I can’t wait for tomorrow. I’ve waited so long already and the launch is practically upon us! The first volume of my YA series about wormholes, the apocalypse and a pair of young lovers is about to be released. January 26th to be precise. Here’s the cover for starters.
Here’s the Finch Books holding page while the website clunks into action
and here’s a short excerpt from the opening chapters of Abomination.
Carla screamed, and the pile of dining chairs tottered and collapsed into an impossible tangle. Tully‘s face hit the floor, as the whole cellar seemed to rise and fall back with a deafening crash. From the floors above came an ominous rumbling and the cascading shriek of breaking glass.
He shoved backward, hard. A table skittered sideways, shedding its load of baskets and boxes over his back, and he was free. Carla was crouched by the door, pointing the flashlight down the corridor. She turned as Tully blundered to join her.
“I couldn’t hold him!” Her eyes were distraught. “He ran off behind the boiler.”
Tully’s annoyance dissolved instantly. Carla was almost at the end of her rope.
“Let’s go get him then,” he said, with what he hoped was a jaunty air, “before the whole bloody building falls down.”
They ran to the end of the corridor, Tully wondering if he was completely mad, playing hide and seek with a spoilt moggy in the middle of an earthquake.
“Come on, Tattoo. Time to get in your basket,” Carla cajoled. A stripy tail flicked in and out of sight in the shadows behind the boiler.
“Here. Try this.” Tully fished a squashed piece of focaccia out of his jacket pocket. “I was saving it for later,” he explained apologetically. Tattoo poked his nose out and sniffed. “Get ready.” One paw crept forward then another, nose and whiskers twitched with interest, as Tully placed the oil-scented bread on the floor just out of the cat’s reach. He flexed his hands and braced himself, ready to lose a couple of fingers.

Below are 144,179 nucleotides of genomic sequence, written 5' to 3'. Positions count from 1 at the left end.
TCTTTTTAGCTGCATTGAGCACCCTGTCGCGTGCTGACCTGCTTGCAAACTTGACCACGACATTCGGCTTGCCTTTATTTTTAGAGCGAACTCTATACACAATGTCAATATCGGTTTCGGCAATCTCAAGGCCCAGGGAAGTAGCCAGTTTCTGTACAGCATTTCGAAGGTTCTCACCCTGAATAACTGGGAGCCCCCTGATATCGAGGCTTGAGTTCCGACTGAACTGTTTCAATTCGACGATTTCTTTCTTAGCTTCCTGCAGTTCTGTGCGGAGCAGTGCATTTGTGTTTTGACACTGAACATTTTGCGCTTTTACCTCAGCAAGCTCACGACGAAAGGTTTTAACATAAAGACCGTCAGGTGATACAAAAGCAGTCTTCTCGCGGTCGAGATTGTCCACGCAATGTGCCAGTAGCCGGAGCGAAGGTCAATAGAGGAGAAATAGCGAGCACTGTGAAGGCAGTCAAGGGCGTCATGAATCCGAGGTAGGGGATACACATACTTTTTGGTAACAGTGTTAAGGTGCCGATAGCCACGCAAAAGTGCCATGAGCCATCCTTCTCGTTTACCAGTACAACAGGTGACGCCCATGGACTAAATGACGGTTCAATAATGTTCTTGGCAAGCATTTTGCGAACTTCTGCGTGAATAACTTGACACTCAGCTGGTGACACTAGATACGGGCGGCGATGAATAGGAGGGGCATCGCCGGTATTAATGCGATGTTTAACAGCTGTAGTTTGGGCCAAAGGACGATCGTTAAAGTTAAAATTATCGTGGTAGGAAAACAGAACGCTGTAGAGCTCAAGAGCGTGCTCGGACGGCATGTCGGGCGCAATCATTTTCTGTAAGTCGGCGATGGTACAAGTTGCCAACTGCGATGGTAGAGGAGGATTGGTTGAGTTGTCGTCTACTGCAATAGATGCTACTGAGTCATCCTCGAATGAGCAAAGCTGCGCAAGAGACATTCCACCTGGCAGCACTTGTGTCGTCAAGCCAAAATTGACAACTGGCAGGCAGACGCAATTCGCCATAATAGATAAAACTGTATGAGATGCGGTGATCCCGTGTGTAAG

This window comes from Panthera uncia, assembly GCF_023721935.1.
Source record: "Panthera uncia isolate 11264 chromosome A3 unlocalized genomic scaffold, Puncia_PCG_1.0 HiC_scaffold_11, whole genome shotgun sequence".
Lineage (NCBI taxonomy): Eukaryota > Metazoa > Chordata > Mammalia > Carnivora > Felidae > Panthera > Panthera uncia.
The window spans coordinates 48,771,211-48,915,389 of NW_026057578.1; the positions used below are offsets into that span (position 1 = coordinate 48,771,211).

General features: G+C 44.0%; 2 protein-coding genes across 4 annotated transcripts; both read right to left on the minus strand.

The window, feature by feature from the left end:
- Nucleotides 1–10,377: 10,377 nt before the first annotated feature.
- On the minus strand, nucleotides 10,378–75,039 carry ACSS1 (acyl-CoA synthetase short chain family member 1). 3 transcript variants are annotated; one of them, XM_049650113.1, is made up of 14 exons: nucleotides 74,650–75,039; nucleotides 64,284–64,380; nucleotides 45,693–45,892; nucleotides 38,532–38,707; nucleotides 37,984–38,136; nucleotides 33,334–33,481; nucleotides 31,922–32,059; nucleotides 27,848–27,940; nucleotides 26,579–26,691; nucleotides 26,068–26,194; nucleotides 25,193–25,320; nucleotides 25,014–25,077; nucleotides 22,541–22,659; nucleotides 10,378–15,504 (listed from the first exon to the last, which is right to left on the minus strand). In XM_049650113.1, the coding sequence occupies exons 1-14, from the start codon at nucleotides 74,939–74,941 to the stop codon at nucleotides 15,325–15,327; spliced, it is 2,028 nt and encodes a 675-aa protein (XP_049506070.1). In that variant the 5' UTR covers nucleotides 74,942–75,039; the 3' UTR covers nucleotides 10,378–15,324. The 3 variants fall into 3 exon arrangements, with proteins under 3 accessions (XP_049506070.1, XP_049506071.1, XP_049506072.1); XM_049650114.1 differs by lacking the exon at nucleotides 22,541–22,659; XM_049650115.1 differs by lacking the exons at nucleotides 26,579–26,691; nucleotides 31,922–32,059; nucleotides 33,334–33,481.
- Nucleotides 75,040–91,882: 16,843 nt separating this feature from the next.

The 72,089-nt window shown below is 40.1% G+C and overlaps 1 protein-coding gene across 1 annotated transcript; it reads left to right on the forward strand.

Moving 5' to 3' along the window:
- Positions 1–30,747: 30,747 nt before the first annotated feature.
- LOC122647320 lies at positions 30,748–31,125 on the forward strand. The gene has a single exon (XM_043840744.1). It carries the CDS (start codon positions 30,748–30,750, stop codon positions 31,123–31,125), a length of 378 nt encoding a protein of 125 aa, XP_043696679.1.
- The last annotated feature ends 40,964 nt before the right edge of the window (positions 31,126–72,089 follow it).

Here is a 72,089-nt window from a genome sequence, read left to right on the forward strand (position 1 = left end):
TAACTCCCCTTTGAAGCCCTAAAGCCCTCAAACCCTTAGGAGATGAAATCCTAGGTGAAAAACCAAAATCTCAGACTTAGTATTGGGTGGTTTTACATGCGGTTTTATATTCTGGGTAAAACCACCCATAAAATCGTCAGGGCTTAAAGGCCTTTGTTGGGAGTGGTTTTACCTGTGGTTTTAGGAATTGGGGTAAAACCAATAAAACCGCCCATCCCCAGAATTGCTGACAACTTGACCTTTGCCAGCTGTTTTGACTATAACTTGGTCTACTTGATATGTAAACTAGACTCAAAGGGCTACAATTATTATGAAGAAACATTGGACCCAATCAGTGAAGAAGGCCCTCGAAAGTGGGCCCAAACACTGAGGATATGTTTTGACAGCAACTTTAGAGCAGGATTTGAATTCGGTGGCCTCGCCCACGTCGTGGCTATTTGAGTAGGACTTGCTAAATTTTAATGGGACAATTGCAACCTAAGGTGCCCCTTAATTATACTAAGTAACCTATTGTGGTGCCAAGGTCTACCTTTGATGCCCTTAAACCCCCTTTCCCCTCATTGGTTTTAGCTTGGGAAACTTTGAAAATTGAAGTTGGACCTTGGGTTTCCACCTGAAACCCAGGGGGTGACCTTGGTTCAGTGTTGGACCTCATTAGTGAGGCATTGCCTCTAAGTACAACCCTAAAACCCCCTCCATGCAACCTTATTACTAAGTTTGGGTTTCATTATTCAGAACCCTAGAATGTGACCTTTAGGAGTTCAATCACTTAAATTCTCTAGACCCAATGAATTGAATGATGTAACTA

Suddenly the cat froze, whiskers trembling in agitation, ears flicked back against his skull, and fur standing on end. Tully lunged and the cat backed away spitting, backing away not from Tully’s hands but from a round hole in the wall. It was a hole the size of a manhole cover, a hole that contained a blackness darker than any blackness Tully had ever seen, a blackness that vibrated and whined and moved like ink spreading through a glass of black water. Intrigued, Tully reached out a questing hand to the hole, the vibrating emptiness, whatever it was.
Carla shouted a warning, No! and grabbed his other hand to pull him away as the ground shifted and buckled again. As they staggered, falling, floundering, the hole appeared to tip toward them, growing in size, reaching out to enclose them both. Above their heads the building shook itself apart, and they plunged into the humming darkness.